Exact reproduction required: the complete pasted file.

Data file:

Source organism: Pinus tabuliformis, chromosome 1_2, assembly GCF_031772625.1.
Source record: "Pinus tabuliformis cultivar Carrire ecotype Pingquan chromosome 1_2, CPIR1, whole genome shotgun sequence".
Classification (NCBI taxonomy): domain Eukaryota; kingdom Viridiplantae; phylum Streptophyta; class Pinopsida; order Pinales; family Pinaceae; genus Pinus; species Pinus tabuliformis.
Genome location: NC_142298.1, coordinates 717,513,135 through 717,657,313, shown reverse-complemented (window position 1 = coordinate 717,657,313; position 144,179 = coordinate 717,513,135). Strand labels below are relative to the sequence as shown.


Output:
Source organism: Pinus tabuliformis, chromosome 1_2, assembly GCF_031772625.1.
Source record: "Pinus tabuliformis cultivar Carrire ecotype Pingquan chromosome 1_2, CPIR1, whole genome shotgun sequence".
Classification (NCBI taxonomy): domain Eukaryota; kingdom Viridiplantae; phylum Streptophyta; class Pinopsida; order Pinales; family Pinaceae; genus Pinus; species Pinus tabuliformis.
Genome location: NC_142298.1, coordinates 717,513,135 through 717,657,313, shown reverse-complemented (window position 1 = coordinate 717,657,313; position 144,179 = coordinate 717,513,135). Strand labels below are relative to the sequence as shown.